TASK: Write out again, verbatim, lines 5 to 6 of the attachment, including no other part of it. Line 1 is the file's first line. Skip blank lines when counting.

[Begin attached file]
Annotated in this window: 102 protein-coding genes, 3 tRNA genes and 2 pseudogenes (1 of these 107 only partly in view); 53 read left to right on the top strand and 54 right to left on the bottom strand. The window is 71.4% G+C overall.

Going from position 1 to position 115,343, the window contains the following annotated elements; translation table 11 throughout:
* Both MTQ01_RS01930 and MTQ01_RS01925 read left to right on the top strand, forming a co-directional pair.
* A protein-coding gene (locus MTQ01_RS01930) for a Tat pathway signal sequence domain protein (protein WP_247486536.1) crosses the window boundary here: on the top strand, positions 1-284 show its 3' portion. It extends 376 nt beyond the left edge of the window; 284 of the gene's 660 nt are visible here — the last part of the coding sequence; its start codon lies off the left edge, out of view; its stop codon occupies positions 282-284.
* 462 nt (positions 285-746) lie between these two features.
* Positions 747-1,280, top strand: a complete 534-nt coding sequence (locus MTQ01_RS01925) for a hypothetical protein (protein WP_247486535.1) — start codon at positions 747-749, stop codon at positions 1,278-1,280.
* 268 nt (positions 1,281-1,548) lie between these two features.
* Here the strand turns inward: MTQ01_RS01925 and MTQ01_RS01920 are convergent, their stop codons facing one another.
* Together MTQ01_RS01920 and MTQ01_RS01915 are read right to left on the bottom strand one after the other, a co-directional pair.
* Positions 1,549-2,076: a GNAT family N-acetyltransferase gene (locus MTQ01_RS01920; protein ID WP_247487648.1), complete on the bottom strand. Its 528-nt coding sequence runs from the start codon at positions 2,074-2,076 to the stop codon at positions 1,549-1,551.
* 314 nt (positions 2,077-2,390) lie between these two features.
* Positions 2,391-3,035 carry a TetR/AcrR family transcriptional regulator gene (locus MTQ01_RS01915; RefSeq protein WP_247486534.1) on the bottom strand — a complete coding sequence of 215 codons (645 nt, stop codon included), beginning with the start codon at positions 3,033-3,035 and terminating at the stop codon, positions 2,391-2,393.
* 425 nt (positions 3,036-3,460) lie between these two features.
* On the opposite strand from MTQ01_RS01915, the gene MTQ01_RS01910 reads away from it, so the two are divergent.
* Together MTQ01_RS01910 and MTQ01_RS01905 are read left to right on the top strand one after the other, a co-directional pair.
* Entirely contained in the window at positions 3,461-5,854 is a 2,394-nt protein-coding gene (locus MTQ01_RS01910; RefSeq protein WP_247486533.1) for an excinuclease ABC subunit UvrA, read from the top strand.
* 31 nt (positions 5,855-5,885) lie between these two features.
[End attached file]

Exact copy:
* 462 nt (positions 285-746) lie between these two features.
* Positions 747-1,280, top strand: a complete 534-nt coding sequence (locus MTQ01_RS01925) for a hypothetical protein (protein WP_247486535.1) — start codon at positions 747-749, stop codon at positions 1,278-1,280.